UK Companies Failing To Factor In Possible Effects Of Climate Change On International Supply Chains, Research Finds

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The majority of large UK-based companies are failing to factor in the possible effects of climate change with regard to international supply lines, new research from the Carbon Disclosure Project has found. This is in spite of the fact that around 70% of them have significant overseas operations.

It’s been predicted, by a number of notable organizations and individuals, that climate change will have a significant impact on global trade, international relations, war and conflict, and supply chains. While the local effects of climate change will no doubt be considerable — especially in certain areas of the globe — perhaps the most significant effects will be felt on the global stage. Given that the current globalized system, which encompasses nearly every aspect of modern human life (for those in the “developed” world anyways), even minor disturbances to the system can have considerable effects on society. The 2010 Russian wildfires serve as an excellent example — the wildfires, which were caused by the hottest recorded summer in Russian history and record levels of drought, resulted in the destruction of 1/5 of Russia’s grain crops.

While the local effects were certainly significant — 56,000 people killed and a great number of homes/farms destroyed — the effects on our globalized system were, arguably, much greater. As the result of the fires and subsequent crop loss, Russia, one of the world’s largest wheat exporters, completely banned wheat exports. Many researchers consider this ban — the huge spike in wheat prices as well as subsequent food shortages in wheat importers that followed it — as being one of the primary factors in the development of the Arab Spring and the subsequent civilians/coups in Egypt, Syria, etc.

Image Credit: Climate Change via Flickr CC
Image Credit: Climate Change via Flickr CC

So, certainly climate change is already having an effect on international supply chains, and will no doubt continue to do so far into the future. Seems like something that you would want to take into consideration if you ran a business that relied on such supply chains, doesn’t it?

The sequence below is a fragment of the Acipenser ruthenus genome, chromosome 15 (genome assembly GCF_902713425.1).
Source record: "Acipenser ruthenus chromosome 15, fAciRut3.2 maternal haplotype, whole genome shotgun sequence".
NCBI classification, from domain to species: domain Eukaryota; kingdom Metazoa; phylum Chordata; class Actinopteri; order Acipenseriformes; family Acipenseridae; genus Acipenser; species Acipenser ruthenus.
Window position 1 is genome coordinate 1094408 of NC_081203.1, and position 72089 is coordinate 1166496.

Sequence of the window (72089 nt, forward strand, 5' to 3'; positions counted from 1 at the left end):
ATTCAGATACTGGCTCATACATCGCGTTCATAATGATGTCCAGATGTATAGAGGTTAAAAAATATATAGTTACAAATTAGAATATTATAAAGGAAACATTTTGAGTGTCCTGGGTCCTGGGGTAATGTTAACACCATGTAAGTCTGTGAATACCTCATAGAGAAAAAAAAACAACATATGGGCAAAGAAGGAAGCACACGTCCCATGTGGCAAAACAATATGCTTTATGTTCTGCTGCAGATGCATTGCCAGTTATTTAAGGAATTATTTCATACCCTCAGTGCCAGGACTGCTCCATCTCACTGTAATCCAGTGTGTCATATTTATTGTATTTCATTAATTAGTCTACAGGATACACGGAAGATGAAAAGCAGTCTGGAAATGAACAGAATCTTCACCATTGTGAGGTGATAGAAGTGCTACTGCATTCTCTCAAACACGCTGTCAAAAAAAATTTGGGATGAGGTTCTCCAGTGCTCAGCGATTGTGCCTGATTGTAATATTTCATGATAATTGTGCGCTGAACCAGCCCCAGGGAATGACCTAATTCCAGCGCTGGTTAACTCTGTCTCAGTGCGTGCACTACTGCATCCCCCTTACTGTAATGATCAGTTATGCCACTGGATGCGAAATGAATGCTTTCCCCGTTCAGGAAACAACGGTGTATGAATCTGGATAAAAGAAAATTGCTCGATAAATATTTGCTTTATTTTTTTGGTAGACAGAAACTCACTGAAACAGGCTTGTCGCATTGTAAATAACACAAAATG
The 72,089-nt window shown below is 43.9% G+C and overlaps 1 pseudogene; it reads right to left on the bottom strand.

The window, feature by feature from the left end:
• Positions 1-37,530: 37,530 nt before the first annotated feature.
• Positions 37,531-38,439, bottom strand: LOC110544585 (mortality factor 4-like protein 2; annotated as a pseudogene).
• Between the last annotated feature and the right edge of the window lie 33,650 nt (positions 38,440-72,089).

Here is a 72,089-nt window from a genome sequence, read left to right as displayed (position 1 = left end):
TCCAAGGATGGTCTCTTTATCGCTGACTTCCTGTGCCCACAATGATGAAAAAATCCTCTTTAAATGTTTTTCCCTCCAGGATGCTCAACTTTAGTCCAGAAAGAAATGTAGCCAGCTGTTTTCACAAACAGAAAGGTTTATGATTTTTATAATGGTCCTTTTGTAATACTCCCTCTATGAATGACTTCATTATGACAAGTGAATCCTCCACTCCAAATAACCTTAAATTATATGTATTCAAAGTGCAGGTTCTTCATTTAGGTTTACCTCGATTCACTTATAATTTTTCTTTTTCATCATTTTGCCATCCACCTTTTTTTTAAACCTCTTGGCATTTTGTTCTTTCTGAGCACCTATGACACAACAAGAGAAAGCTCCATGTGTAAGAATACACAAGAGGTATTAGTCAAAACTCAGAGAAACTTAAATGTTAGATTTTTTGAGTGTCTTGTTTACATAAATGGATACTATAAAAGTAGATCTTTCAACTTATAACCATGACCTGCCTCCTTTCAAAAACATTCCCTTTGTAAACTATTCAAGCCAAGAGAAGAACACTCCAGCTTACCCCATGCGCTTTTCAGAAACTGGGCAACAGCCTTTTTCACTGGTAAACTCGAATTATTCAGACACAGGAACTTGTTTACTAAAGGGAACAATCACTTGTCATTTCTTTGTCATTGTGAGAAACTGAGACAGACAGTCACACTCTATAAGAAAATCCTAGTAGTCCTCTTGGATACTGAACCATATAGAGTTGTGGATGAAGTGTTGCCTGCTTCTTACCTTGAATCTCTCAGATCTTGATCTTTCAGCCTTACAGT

On that note… The latest FTSE350 Climate Change Report from the CDP states that about 48% of the companies that responded to its investor-backed requests for information on emissions and climate policies do not engage with their supply chain on emissions, or climate change, and report no indirect risks from climate change, “suggesting companies are not sufficiently assessing their whole value chain.”

Some key findings from the report:

  • “UK companies’ greatest risk from climate change likely to be global, not local: 69% of the FTSE 350 have international operations across 145 countries, exposing them to regulatory, physical and other climate related risks. Most report risks (86%) and opportunities (82%) but over a tenth of companies (13%) report no risks at all, indicating inadequate integration of climate change management into business strategy.”
  • “Short-term planning persists: respondents are looking primarily at direct, shorter-term risks, with only 32% of companies reporting risks and 14% opportunities with timeframes of ten years or more.”
  • “Just over a third of respondents report indirect risks, compared to nearly three quarters reporting direct risks, suggesting companies are not sufficiently assessing their whole value chain.”

Paul Simpson, chief executive at CDP, states: “Clearly a large part of the operations of UK companies are international and are insufficiently accounted for by companies when considering their environmental impact. There are advantages, such as reduced costs and increased resilience that these companies can benefit from by looking more comprehensively at their value chains and taking a longer term view.”

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James Ayre

James Ayre's background is predominantly in geopolitics and history, but he has an obsessive interest in pretty much everything. After an early life spent in the Imperial Free City of Dortmund, James followed the river Ruhr to Cofbuokheim, where he attended the University of Astnide. And where he also briefly considered entering the coal mining business. He currently writes for a living, on a broad variety of subjects, ranging from science, to politics, to military history, to renewable energy.

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